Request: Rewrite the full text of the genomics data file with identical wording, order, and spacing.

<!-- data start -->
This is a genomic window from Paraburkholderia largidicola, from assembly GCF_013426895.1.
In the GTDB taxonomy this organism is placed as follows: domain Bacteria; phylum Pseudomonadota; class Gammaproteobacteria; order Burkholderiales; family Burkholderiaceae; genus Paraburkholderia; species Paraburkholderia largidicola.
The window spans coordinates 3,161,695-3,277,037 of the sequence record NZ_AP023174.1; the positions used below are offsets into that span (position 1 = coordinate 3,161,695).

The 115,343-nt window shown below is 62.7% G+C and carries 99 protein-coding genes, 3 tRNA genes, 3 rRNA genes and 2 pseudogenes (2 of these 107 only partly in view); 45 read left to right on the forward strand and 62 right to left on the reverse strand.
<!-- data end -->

This is a genomic window from Paraburkholderia largidicola, from assembly GCF_013426895.1.
In the GTDB taxonomy this organism is placed as follows: domain Bacteria; phylum Pseudomonadota; class Gammaproteobacteria; order Burkholderiales; family Burkholderiaceae; genus Paraburkholderia; species Paraburkholderia largidicola.
The window spans coordinates 3,161,695-3,277,037 of the sequence record NZ_AP023174.1; the positions used below are offsets into that span (position 1 = coordinate 3,161,695).

The 115,343-nt window shown below is 62.7% G+C and carries 99 protein-coding genes, 3 tRNA genes, 3 rRNA genes and 2 pseudogenes (2 of these 107 only partly in view); 45 read left to right on the forward strand and 62 right to left on the reverse strand.